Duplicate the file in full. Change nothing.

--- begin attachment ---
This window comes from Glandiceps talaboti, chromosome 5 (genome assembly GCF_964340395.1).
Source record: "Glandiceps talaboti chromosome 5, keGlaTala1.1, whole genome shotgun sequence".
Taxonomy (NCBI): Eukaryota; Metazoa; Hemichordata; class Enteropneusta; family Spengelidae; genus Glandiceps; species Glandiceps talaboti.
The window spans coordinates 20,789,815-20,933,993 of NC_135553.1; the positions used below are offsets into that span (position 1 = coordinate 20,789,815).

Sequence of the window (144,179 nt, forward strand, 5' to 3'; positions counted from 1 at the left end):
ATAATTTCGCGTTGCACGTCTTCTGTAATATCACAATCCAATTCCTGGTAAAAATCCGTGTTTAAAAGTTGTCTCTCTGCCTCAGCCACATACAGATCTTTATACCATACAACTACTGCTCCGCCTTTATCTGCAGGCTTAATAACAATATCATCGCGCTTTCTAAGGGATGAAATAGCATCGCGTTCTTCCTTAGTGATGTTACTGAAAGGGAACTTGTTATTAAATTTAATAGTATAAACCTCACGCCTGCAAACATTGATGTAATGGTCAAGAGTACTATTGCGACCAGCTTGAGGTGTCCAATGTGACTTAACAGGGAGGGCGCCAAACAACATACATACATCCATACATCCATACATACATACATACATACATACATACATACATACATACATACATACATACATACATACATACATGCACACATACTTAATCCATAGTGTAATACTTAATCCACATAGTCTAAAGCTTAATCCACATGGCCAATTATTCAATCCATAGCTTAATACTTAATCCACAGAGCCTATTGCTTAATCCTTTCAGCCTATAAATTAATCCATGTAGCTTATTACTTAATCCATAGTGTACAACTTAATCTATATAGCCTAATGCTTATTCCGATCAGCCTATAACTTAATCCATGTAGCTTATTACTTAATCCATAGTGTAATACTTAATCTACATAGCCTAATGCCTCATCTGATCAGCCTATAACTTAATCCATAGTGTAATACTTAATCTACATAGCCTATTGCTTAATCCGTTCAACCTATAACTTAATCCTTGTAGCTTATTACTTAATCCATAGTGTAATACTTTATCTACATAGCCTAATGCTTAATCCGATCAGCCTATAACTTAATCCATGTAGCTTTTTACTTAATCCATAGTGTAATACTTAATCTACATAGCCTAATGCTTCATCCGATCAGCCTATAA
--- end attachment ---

This window comes from Glandiceps talaboti, chromosome 5 (genome assembly GCF_964340395.1).
Source record: "Glandiceps talaboti chromosome 5, keGlaTala1.1, whole genome shotgun sequence".
Taxonomy (NCBI): Eukaryota; Metazoa; Hemichordata; class Enteropneusta; family Spengelidae; genus Glandiceps; species Glandiceps talaboti.
The window spans coordinates 20,789,815-20,933,993 of NC_135553.1; the positions used below are offsets into that span (position 1 = coordinate 20,789,815).

Sequence of the window (144,179 nt, forward strand, 5' to 3'; positions counted from 1 at the left end):
ATAATTTCGCGTTGCACGTCTTCTGTAATATCACAATCCAATTCCTGGTAAAAATCCGTGTTTAAAAGTTGTCTCTCTGCCTCAGCCACATACAGATCTTTATACCATACAACTACTGCTCCGCCTTTATCTGCAGGCTTAATAACAATATCATCGCGCTTTCTAAGGGATGAAATAGCATCGCGTTCTTCCTTAGTGATGTTACTGAAAGGGAACTTGTTATTAAATTTAATAGTATAAACCTCACGCCTGCAAACATTGATGTAATGGTCAAGAGTACTATTGCGACCAGCTTGAGGTGTCCAATGTGACTTAACAGGGAGGGCGCCAAACAACATACATACATCCATACATCCATACATACATACATACATACATACATACATACATACATACATACATACATACATACATACATACATGCACACATACTTAATCCATAGTGTAATACTTAATCCACATAGTCTAAAGCTTAATCCACATGGCCAATTATTCAATCCATAGCTTAATACTTAATCCACAGAGCCTATTGCTTAATCCTTTCAGCCTATAAATTAATCCATGTAGCTTATTACTTAATCCATAGTGTACAACTTAATCTATATAGCCTAATGCTTATTCCGATCAGCCTATAACTTAATCCATGTAGCTTATTACTTAATCCATAGTGTAATACTTAATCTACATAGCCTAATGCCTCATCTGATCAGCCTATAACTTAATCCATAGTGTAATACTTAATCTACATAGCCTATTGCTTAATCCGTTCAACCTATAACTTAATCCTTGTAGCTTATTACTTAATCCATAGTGTAATACTTTATCTACATAGCCTAATGCTTAATCCGATCAGCCTATAACTTAATCCATGTAGCTTTTTACTTAATCCATAGTGTAATACTTAATCTACATAGCCTAATGCTTCATCCGATCAGCCTATAA